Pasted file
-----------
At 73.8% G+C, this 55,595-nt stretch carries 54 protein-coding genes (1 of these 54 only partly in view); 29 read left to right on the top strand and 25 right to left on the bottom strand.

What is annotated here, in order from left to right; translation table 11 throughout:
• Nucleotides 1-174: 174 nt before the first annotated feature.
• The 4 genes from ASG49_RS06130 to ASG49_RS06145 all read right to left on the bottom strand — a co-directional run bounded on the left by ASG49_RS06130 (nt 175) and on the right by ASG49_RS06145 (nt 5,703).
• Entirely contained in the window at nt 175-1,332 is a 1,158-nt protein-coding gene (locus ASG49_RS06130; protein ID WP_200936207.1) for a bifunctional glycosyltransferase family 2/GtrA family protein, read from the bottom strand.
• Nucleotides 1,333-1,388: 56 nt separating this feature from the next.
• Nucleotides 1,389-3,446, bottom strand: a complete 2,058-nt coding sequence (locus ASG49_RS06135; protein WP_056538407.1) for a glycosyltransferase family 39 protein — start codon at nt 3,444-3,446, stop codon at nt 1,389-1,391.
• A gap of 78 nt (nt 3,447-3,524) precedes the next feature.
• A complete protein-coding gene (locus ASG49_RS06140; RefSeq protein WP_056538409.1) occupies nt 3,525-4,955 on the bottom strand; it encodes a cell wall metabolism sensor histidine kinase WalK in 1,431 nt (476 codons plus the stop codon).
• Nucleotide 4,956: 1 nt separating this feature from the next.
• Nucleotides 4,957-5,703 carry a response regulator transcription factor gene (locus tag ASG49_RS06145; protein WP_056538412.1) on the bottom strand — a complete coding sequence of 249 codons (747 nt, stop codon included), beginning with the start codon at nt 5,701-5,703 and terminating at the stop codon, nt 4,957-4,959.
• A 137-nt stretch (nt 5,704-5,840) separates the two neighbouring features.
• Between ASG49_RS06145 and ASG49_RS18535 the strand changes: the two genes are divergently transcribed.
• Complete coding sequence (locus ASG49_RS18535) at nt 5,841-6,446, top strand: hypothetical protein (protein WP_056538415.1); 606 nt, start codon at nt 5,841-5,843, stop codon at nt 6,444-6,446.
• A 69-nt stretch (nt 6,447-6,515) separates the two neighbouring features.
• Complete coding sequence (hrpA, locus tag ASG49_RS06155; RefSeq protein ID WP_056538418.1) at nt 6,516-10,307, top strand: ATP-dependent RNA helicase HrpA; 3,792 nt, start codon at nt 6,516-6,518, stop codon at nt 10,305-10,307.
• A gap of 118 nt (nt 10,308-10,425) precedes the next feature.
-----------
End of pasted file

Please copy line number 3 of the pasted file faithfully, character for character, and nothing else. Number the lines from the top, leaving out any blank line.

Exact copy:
• Nucleotides 1-174: 174 nt before the first annotated feature.